The isolation and characterization of estrogen binding proteins in the pancreas of male and female hamsters

Rami Saydjari, Pomila Singh, Bashiru Affini, Courtney M. Townsend, James C. Thompson

Research output: Contribution to journalArticlepeer-review

9 Scopus citations


Specific estradiol binding proteins (EBP) that have been described in the pancreatic tissues of a number of species are thought to be important in maintaining the structural and functional integrity of the pancreas. However, possible sex-related differences in the presence and characteristics of EBP have not been examined. In the present study, we have analyzed the pancreatic tissues of male and female Syrian golden hamsters for the presence of EBP and progesterone binding protein (PBP), and further characterized these sites. Our results indicate the presence of only one class of EBP with a high capacity ( > 500 fmol/mg protein) and low affinity (Kd > 1.0 nM) in the pancreatic cytosol of female hamsters. On the other hand, there appeared to be two distinct classes of EBP in the male pancreas. One class of EBP in the male pancreas had a high binding affinity (Kd = < 0.05 nM) and low capacity (< 10 fmol/mg protein); we have arbitrarily called these Type I EBP. The second class of EBP in the male pancreas which resembled EBP in the female pancreas had a high capacity ( > 100 fmol/mg protein) and a low binding affinity (K = > 1.0 nM); we have called these Type II EBP. The sucrose-density gradient profile of EBP for male and female hamster pancreas demonstrated the presence of both an 8S binding protein and a 4S binding protein in the male pancreas; the female pancreas had only a 4S binding protein. PBP were not detected in pancreas of either male or female hamsters. We conclude that significant sex-related differences are present in the EBP populations of the hamster pancreas.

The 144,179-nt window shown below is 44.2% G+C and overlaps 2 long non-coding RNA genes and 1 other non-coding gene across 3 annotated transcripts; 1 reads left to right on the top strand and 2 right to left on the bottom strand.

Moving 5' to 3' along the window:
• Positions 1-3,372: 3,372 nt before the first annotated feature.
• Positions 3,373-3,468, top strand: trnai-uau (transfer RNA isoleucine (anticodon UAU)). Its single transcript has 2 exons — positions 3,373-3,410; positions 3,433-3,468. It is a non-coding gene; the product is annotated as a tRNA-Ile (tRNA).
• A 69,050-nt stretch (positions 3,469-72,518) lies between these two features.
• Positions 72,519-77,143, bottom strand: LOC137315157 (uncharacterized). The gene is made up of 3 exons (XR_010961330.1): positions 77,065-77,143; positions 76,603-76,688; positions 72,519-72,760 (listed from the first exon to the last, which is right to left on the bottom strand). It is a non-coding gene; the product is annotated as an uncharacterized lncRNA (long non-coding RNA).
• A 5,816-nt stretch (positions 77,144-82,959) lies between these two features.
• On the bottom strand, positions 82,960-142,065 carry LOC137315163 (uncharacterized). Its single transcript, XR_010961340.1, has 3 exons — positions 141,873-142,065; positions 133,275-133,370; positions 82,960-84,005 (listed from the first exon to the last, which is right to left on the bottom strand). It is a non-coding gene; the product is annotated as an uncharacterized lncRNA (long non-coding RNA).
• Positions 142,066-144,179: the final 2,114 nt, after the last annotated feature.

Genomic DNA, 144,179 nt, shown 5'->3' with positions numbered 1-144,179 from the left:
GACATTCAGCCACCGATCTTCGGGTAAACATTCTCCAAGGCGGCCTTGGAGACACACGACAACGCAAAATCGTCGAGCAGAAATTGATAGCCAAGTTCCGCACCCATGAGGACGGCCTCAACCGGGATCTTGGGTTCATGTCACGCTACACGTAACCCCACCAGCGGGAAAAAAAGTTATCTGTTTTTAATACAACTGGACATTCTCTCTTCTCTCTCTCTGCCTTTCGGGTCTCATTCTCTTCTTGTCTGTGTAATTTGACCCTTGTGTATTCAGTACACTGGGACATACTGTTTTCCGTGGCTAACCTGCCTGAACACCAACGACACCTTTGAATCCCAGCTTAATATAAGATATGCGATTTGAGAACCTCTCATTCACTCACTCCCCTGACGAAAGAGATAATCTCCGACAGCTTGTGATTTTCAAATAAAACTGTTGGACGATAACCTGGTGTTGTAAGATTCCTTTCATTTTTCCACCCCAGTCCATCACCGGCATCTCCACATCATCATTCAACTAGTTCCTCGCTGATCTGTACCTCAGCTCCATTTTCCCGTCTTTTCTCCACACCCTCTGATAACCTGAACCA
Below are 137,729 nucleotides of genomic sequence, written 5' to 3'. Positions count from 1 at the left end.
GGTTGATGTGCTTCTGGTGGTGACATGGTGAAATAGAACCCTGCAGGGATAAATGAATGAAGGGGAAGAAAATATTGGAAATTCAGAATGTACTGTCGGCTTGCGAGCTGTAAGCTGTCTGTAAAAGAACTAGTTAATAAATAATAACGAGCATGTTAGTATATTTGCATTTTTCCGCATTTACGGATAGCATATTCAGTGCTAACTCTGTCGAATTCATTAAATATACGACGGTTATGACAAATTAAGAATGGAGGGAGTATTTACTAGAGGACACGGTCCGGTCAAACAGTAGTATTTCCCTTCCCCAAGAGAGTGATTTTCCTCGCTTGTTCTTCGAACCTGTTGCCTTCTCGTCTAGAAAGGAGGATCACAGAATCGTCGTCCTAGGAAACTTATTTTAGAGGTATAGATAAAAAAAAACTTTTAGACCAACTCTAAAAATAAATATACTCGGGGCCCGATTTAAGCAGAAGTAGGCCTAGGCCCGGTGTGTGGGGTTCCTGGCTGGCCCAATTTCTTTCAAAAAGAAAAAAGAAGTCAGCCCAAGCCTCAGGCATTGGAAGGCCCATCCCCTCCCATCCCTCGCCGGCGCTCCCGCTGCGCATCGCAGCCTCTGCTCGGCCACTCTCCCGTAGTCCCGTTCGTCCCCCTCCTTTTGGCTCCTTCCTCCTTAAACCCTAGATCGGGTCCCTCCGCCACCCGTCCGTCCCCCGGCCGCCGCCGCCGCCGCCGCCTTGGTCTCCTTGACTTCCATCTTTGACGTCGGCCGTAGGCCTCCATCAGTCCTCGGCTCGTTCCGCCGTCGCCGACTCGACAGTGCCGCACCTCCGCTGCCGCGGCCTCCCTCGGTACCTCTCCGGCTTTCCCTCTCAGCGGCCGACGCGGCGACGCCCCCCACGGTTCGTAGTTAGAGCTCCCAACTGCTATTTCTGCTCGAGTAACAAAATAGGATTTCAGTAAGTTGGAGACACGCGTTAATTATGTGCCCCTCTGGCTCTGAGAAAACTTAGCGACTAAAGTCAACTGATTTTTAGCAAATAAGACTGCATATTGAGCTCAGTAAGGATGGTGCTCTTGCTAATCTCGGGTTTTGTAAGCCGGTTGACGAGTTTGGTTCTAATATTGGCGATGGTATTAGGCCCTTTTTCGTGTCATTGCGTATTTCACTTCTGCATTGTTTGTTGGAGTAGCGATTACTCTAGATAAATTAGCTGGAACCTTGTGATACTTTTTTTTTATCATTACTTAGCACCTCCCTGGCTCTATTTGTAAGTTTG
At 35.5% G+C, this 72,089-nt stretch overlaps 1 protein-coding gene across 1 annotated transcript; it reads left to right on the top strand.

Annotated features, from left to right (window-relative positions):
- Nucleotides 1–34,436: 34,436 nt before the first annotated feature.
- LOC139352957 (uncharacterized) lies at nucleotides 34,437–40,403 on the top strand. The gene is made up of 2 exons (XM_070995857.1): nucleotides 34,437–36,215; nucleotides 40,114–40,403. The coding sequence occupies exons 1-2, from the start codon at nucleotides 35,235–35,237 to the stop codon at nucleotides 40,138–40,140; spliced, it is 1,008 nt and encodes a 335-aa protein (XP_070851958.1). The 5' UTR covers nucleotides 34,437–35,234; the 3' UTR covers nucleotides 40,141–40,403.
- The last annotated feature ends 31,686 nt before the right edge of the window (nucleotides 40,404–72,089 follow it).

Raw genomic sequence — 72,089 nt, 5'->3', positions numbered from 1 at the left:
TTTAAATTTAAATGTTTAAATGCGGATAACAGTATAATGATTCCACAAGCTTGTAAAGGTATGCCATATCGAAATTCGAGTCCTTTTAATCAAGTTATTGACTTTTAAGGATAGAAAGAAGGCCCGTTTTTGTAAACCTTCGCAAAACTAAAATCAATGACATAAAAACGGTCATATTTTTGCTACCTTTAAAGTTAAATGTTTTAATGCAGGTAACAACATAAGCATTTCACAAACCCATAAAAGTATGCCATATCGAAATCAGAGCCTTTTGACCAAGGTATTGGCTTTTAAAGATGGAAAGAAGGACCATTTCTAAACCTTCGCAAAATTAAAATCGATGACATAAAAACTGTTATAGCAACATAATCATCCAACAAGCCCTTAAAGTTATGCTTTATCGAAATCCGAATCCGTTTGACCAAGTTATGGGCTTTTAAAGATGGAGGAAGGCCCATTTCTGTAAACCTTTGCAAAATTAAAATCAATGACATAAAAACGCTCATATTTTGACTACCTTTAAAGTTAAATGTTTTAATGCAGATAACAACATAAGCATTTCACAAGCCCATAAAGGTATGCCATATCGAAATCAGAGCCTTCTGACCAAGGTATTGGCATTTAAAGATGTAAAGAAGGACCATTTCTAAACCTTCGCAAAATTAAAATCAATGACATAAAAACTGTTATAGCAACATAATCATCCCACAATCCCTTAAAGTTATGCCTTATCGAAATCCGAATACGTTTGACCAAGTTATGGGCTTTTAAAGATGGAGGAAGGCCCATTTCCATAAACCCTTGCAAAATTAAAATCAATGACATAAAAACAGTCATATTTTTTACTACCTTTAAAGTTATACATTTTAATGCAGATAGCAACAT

Original languageEnglish (US)
Pages (from-to)41-45
Number of pages5
JournalJournal of Steroid Biochemistry
Issue number1
StatePublished - Jan 1988
Externally publishedYes

ASJC Scopus subject areas

  • Biochemistry
  • Endocrinology


Dive into the research topics of 'The isolation and characterization of estrogen binding proteins in the pancreas of male and female hamsters'. Together they form a unique fingerprint.

Cite this